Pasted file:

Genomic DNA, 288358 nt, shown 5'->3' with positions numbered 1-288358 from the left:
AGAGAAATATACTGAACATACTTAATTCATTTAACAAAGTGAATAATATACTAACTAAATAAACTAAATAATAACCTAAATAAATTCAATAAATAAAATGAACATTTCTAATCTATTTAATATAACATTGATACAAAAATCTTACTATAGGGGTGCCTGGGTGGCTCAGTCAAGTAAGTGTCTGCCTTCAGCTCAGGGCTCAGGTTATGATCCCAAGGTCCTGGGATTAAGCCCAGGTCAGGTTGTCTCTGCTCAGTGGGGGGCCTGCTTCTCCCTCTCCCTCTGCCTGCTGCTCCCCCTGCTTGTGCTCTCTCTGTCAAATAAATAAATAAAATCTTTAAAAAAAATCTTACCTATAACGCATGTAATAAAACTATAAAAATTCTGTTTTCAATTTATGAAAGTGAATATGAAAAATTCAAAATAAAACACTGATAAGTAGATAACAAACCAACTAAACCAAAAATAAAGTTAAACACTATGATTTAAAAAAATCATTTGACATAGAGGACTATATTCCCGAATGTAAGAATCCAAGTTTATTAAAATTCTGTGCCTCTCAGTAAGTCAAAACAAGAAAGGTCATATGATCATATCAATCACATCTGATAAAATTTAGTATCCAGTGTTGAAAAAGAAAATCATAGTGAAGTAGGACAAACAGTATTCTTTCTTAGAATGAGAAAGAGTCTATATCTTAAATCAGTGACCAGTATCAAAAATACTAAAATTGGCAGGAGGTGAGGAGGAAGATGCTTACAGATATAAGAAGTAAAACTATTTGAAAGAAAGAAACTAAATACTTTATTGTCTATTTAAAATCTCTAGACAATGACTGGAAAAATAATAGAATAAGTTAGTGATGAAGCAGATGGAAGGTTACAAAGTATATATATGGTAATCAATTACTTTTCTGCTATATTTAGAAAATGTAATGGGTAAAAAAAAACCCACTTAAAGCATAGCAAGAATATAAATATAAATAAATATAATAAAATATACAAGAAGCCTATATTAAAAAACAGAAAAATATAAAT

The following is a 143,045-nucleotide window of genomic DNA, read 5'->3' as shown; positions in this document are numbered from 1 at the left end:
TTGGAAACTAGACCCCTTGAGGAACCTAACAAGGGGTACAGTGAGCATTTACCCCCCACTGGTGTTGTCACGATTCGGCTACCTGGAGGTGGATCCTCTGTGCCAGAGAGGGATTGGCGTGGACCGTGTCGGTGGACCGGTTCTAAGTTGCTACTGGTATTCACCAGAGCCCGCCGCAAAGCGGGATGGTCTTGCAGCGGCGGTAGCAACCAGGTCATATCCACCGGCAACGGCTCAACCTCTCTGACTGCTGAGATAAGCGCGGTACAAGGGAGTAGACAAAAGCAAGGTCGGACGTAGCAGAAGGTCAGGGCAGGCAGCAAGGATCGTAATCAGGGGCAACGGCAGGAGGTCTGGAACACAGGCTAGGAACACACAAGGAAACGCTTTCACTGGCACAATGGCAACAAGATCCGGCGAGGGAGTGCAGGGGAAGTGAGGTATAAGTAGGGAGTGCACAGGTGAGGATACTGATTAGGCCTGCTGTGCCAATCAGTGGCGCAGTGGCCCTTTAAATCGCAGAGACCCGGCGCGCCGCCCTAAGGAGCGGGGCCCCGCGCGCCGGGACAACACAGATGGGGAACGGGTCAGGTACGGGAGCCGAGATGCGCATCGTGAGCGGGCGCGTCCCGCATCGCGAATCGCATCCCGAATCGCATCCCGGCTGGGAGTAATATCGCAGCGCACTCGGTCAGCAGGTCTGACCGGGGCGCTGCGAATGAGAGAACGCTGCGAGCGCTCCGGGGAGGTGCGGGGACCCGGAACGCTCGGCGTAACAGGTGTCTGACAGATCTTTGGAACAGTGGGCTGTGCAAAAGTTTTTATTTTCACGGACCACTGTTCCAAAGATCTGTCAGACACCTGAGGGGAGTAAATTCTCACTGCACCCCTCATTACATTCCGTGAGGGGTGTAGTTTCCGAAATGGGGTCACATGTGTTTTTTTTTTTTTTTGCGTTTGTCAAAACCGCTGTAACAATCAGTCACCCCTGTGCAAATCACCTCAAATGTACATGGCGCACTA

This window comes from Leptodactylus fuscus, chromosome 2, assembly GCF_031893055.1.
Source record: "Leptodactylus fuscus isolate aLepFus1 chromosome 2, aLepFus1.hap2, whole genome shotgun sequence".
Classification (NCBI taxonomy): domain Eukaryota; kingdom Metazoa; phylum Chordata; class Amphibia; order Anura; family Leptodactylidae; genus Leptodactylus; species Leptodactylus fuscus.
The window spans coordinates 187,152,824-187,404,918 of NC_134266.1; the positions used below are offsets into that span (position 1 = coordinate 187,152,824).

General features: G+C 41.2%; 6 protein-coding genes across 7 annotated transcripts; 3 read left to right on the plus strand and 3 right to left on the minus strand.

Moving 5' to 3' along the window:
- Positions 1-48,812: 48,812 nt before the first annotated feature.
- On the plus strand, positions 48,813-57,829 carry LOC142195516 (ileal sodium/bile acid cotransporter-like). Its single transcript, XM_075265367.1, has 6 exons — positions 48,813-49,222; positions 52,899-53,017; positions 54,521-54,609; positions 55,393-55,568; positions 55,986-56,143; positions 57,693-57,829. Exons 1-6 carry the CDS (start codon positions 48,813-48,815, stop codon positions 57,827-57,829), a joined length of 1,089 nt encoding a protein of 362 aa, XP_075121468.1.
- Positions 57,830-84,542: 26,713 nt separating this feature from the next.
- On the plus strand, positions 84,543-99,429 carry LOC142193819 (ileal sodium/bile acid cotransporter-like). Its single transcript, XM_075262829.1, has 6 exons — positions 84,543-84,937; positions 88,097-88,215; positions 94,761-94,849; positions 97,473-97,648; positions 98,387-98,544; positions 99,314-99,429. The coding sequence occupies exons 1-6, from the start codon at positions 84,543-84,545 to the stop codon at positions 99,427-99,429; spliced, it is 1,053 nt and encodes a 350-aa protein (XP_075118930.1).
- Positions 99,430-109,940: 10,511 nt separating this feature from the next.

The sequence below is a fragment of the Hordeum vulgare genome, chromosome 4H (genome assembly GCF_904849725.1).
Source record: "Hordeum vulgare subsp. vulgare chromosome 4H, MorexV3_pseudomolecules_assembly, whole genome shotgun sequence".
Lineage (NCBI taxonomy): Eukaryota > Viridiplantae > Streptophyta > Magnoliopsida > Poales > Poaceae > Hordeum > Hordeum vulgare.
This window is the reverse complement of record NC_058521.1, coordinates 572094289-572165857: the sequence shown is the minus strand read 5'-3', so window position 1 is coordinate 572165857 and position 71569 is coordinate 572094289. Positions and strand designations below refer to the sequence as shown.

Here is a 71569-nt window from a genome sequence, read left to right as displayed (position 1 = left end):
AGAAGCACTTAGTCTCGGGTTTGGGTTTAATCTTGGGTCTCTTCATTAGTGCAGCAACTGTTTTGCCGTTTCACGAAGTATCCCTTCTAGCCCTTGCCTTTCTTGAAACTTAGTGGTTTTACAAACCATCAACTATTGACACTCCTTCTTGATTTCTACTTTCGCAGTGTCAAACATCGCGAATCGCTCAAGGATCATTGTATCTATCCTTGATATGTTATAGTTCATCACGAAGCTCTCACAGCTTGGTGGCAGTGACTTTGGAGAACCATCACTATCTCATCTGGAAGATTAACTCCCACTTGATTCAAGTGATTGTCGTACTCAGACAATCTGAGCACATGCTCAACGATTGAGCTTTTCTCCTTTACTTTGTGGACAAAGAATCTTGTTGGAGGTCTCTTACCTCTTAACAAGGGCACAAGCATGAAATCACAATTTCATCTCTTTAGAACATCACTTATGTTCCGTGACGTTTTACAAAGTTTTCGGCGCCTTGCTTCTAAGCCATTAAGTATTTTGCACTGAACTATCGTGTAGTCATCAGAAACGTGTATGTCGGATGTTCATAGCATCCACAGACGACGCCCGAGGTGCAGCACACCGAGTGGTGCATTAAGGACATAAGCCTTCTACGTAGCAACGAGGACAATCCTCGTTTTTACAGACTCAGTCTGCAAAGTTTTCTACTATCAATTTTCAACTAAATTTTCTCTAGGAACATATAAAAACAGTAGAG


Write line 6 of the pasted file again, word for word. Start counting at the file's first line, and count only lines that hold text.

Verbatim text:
Source record: "Leptodactylus fuscus isolate aLepFus1 chromosome 2, aLepFus1.hap2, whole genome shotgun sequence".